Gad Getz leads cancer genome analysis at the Broad Institute. Gad’s current major interest is to develop and apply statistical methods to distinguish between “driver” mutations, which are targeted by the tumor and selected for during its development, and “passenger” mutations, which occur by random chance in cancer genomes. Distinguishing “driver” mutations is crucial to pin- pointing the cancer genes they target.
Gad is applying these methods to large-scale datasets, describing both chromo- somal aberrations identified from array-based data, and point mutations iden- tified through large-scale genome resequencing. For chromosomal aberrations, including copy-number changes and loss-of-heterozygosity events, Gad worked in collaboration with Rameen Beroukhim to develop a novel method called Genomic Identification of Significant Targets In Cancer (GISTIC). This method can systematically analyze data from large tumor sets to identify genomic regions significantly altered in cancer, and pinpoint the genes likely to be targeted. Regarding sequencing data, Gad has worked with Eric Lander and others to analyze recently published data, demonstrating that the analysis and the conclusions that were reported are statistically flawed. Using a corrected analytical approach, he has developed power calculations that may affect the experimental design of The Cancer Genome Atlas project, a National Cancer Institute project in which the Broad Institute takes a major role.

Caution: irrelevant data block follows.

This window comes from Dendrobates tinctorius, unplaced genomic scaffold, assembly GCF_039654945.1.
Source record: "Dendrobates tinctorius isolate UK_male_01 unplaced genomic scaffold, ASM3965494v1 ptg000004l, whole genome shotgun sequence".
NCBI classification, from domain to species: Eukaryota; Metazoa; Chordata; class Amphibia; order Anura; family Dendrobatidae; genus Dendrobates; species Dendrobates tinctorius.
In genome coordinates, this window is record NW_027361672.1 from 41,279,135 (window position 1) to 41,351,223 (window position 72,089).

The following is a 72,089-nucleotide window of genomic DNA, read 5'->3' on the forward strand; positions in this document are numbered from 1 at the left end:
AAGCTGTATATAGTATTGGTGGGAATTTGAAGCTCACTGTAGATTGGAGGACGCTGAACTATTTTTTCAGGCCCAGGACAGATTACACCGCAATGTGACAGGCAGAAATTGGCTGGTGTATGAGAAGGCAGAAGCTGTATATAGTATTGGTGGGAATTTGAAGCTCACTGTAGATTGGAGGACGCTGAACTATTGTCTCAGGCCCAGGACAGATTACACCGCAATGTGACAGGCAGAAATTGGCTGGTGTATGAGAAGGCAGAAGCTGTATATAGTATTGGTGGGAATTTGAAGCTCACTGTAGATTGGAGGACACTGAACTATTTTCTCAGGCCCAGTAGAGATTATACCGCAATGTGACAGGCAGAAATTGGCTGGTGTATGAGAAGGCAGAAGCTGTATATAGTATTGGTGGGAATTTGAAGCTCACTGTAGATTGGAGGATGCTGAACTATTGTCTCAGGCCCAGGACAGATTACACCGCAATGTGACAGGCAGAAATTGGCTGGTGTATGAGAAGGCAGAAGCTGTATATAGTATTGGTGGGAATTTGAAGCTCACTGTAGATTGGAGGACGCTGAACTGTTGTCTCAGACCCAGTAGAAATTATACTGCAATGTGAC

Gad is also collaborating with multiple scientists, both within the Broad and at other institutions, to apply the methods he is developing to multiple tumor types including glioma, melanoma, lymphoma, and breast, colon, lung, ovarian, prostate, and renal cancers. Prior to his current appointment, Gad worked with Todd Golub as a postdoctoral fellow in the Cancer Program. During that time and together with Jun Lu, he demonstrated that microRNA expression profiles can classify human cancers and that these profiles carry rich information regarding tissue lineage, even beyond mRNA profiles. In collaboration with Levi Garraway, he identified MITF as a melanoma-specific oncogene by integrating DNA copy number data and expression data measured on the NCI60 cell line panel. Following this study, he and Dr. Garraway integrated these data with pharmacological data to predict that cells with BRAF mutations would respond to MEK inhibitors — a prediction that was confirmed in cell lines and xenografts by the Rosen lab.
Gad received his B.A. in physics and mathematics in 1989 from the Hebrew University of Jerusalem. After military service, he completed a master’s in physics from Tel Aviv University in 1997. In 2004, he received a Ph.D. in physics from the Weizmann Institute of Science that was supported by scholarships and awards from the Sir Charles Clore Israel Foundation, the Planning and Budgeting Committee of the Israeli Council for Higher Education and the Feinberg Graduate School.